Update at 1335 EST: This article has been updated to include comments by President Trump during the day.
U.S. President Donald Trump on Tuesday told reporters he’d recently received another personal letter from North Korean leader Kim Jong Un, reiterating his view that the DPRK has “tremendous potential.”
“I just received a beautiful letter from Kim Jong Un,” the President said, adding that he believed the two continued to have a “great relationship.”
“I can’t show you the letter, obviously, but it was a very personal, very warm, very nice letter,” he continued. “I appreciate it.”
“North Korea has tremendous potential, and he’ll be there.”
Kim and Trump have frequently in the past year exchanged letters as a means of leader-to-leader communication, most notably earlier in the year in the weeks leading up to their second summit in Hanoi.
But this new exchange comes following a months-long diplomatic impasse between the U.S. and North Korea in the wake of that summit, which has seen the two countries continue to clash over sanctions and denuclearization.
It also, however, comes the same day that U.S. National Security Advisor John Bolton said that Washington was open to a third summit with Pyongyang, though added the ball was in North Korea’s court.
Bolton — typically regarded as among the most hawkish of the U.S. President’s advisors — said that another meeting between Trump and North Korean leader Kim Jong Un was “entirely possible.”
“We are ready when they are, so it’s – any time that they want to schedule it,” Bolton said at a conference hosted by the Wall Street Journal, in comments carried by Reuters.
The U.S. advisor added that Washington is continuing the maximum pressure sanctions campaign as Pyongyang does not appear to have made a “strategic decision to give up the pursuit of deliverable nuclear weapons.”
Talks between Washington and Pyongyang fell apart at the summit in Hanoi in February over disagreements on sanctions and the DPRK’s nuclear sites.
North Korea wanted a partial roll-back of economic sanctions, while the U.S. wanted the DPRK to put more than the Yongbyon nuclear complex on the table.
The two sides appear to have made little public progress since the meeting in the Vietnamese capital, with the U.S. issuing additional sanctions and North Korea returning to bellicose rhetoric.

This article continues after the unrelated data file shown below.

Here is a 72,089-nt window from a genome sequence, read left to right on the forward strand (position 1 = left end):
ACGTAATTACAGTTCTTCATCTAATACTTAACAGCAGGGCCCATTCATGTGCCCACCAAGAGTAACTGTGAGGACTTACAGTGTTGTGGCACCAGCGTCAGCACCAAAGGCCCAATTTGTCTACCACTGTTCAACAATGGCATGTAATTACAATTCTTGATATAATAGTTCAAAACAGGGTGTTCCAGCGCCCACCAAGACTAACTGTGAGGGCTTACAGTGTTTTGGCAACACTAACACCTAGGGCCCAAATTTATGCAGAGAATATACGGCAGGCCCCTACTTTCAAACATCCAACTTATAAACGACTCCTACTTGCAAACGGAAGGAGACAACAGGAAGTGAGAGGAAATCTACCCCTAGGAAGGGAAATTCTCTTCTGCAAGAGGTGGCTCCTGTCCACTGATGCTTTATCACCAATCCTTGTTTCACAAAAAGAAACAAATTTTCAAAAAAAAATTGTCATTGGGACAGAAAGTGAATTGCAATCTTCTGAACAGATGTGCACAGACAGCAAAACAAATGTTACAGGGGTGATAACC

“Kim is definitely interested in a third meeting, but only if he thinks it will lead to a phased, reciprocal process. North Korea is not interested in making major, verifiable concessions on the front end,” Ken Gause, the Director of the Adversary Analytics Program at CNA told NK News.
“After all, the nuclear program is Kim’s sole source of legitimacy. Until he is able to show progress on the economy, he will be reticent to give up too much of his nuclear program.”
Gause added it was difficult to figure out exactly where the talks stand, as neither side appears to have moved from their stances at Hanoi.
“Hopefully, if both sides are meeting, they have worked out some mutual concessions that will open the pathway to a third summit,” Gause said.
A fourth summit between Kim and South Korean President Moon Jae-in also appears to be in the works, though Seoul’s Blue House recently backed away from announcing the date of the meeting.
While reports originally suggested it could take place as early as late June, the Blue House later admitted it would be “difficult” to hold another meeting between the two leaders by the end of the month.
“We cannot say for sure that an inter-Korean summit will not be held in late June,” an unnamed Blue House source told multiple South Korea news outlets on June 10, stressing that “negotiations can be immediately held once conditions are met.”
Such a meeting, if it did go ahead, would be the sixth inter-Korean summit in history and the fourth between leaders Kim and Moon.
The two last met in Pyongyang in September, in talks which saw Kim Jong Un agree to, among other things, visit the South Korean capital “in the near future.”
Edited by Oliver Hotham
Featured image: White House